Available as a PDF file here.

11. P. S. Oliveto, J. He and X. Yao, ``Time Complexity of Evolutionary Algorithms for Combinatorial Optimization: A Decade of Results,'' International Journal of Automation and Computing, 4(3):281-293, 2007.

Refereed Conference Papers:

1. T. Chen, P. K. Lehre, K. Tang and X. Yao, ``When Is an Estimation of Distribution Algorithm Better than an Evolutionary Algorithm?'' Proceedings of the 2009 IEEE Congress on Evolutionary Computation (CEC2009), Trondheim, Norway, 18-21 May 2009, IEEE Press, pp.1470-1477.
Also available here.

2. T. Chen, K. Tang, G. Chen and X. Yao, ``Rigorous Time Complexity Analysis of Univariate Marginal Distribution Algorithm with Margins,'' Proceedings of the 2009 IEEE Congress on Evolutionary Computation (CEC2009), Trondheim, Norway, 18-21 May 2009, IEEE Press, pp.2157-2164.
Also available here.

3. P. K. Lehre and X. Yao, ``Crossover can be constructive when computing unique input output sequences,'' Proceedings of the Seventh International Conference on Simulated Evolution And Learning (SEAL'2008), Lecture Notes in Computer Science, Volume 5361, Springer-Verlag, Berlin, December 2008, pp.595-604.

4. P. S. Oliveto, J. He and X. Yao, ``Analysis of Population-Based Evolutionary Algorithms for the Vertex Cover Problem,'' Proceedings of the 2008 IEEE Congress on Evolutionary Computation (CEC2008), Hongkong, China, June 2008, IEEE Press, pp.1563-1570.

5. A. Arcuri, P. K. Lehre and X. Yao, "Theoretical Runtime Analyses of Search Algorithms on the Test Data Generation for the Triangle Classification Problem," Proc. of the 1st International Workshop on Search-Based Software Testing (SBST'08), 9-11 April 2008. Lillehammer, Norway. (Won the Best PhD Student Paper Prize)

6. T. Chen, K. Tang, G. L. Chen and X. Yao, ``On the Analysis of Average Time Complexity of Estimation of Distribution Algorithms,'' Proc. of the 2007 IEEE Congress on Evolutionary Computation (CEC'07), Singapore, 25-28 September 2007. pp.453-460.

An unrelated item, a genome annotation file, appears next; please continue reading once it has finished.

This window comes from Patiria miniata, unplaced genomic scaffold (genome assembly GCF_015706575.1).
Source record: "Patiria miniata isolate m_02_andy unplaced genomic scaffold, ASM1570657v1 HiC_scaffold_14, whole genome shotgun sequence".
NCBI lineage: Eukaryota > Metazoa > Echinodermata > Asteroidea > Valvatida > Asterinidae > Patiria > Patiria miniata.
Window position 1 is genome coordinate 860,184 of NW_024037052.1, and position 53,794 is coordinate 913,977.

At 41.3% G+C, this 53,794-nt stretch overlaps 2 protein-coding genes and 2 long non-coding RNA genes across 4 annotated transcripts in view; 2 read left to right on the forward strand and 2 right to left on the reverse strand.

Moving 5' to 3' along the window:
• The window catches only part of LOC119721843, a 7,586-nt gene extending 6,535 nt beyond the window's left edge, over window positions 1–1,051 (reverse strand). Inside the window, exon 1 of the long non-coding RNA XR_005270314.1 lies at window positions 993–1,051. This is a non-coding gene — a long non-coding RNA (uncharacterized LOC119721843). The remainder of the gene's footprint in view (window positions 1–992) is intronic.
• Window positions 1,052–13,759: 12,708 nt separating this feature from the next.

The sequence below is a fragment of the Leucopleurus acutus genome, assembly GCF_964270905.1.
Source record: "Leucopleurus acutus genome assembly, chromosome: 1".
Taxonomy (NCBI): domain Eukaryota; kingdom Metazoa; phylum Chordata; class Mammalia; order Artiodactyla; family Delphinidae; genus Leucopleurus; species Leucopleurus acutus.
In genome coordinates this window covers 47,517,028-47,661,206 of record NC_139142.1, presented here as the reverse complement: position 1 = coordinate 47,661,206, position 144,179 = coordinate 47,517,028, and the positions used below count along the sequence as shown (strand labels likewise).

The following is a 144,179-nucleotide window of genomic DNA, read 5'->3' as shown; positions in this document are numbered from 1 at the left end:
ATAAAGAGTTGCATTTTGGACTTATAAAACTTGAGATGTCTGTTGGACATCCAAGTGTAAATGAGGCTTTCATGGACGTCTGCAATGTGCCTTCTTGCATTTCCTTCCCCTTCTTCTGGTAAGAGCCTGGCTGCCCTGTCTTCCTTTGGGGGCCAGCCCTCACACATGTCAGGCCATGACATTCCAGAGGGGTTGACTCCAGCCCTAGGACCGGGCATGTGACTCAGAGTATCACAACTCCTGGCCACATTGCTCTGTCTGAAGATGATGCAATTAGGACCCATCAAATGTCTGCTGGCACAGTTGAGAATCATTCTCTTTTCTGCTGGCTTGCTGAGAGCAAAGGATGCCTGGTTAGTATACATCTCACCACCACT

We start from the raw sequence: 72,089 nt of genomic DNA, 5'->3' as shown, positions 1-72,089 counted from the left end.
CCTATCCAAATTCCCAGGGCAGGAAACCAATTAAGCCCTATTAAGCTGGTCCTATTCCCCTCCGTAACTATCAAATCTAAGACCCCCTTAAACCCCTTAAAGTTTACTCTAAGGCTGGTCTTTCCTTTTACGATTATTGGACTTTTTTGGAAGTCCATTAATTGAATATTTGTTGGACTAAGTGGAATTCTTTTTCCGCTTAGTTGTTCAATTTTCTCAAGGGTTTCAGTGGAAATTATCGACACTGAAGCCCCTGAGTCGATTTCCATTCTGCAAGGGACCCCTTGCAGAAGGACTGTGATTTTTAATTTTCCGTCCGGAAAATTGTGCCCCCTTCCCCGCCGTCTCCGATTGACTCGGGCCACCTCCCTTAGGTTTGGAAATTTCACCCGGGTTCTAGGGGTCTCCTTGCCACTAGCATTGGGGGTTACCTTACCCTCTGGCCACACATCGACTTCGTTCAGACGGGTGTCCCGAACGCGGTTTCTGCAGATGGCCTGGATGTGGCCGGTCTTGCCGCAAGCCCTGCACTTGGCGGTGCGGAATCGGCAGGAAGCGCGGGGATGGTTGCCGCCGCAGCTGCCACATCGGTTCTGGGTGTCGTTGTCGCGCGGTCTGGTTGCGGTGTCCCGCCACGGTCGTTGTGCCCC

7. P. S. Oliveto, J. He and X. Yao, ``Evolutionary Algorithms and the Vertex Cover Problem,'' Proc. of the 2007 IEEE Congress on Evolutionary Computation (CEC'07), Singapore, 25-28 September 2007. pp.1870-1877.

8. J. He and X. Yao, ``Analysis of Scalable Parallel Evolutionary Algorithms,'' Proc. of the 2006 IEEE Congress on Evolutionary Computation (CEC'06), Vancouver, Canada, 16-21 July 2006. pp.427-434, IEEE Press, USA.

#### 2. Project Summary of "Average Computation Time of Evolutionary Algorithms for Combinatorial Optimisation Problems" (EPSRC Grant no. GR/R52541/01)

Evolutionary algorithms (EAs) have been used widely in solving a number of combinatorial optimisation problems, e.g., VLSI cell placement, routing, job-shop scheduling, cutting stocks, timetabling, etc. There have been many reported successes for some combinatorial optimisation applications. However, few theoretical results exist that analyse the average computation time of EAs for combinatorial optimisation problems. It is unclear where the EA's real power is theoretically in solving combinatorial optimisation problems. Current theoretical work on EAs are mainly centered around schema theorems, EA's convergence and convergence rate, and dynamical system models of EAs. Average computation time of EAs has only been derived for some simple artificial problems, e.g., the one-max problem. In this project, we will study the average computation time of EAs for two combinatorial optimisation problems and analyse conditions under which an EA will take at least an exponential amount of time (in problem size) to find an optimal solution and those under which it takes no more than a polynomial amount of time. Through our analytical work, we hope to develop a set of techniques that can be used to analyse a wide range of EAs for other combinatorial optimisation problems. In the analysis of algorithms, computational time complexity is an active and important area of research. This does not appear to be the case for EAs, probably due to difficulties in analysing such stochastic search algorithms. The proposed project tries to fill in this gap.

The Final IGR Report for EPSRC Grant (GR/R52541/01): Average Computation Time of Evolutionary Algorithms for Combinatorial Optimisation Problems.

Publications produced from this project:

1. J. He and X. Yao, ``Time Complexity Analysis of an Evolutionary Algorithm for Finding Nearly Maximum Cardinality Matching,'' Journal of Computer Science and Technology, 19(4):450-458, July 2004.

2. J. He and X. Yao, ``Towards an analytic framework for analysing the computation time of evolutionary algorithms,'' Artificial Intelligence , 145(1-2):59-97, April 2003. Available from Elsevier as a PDF file .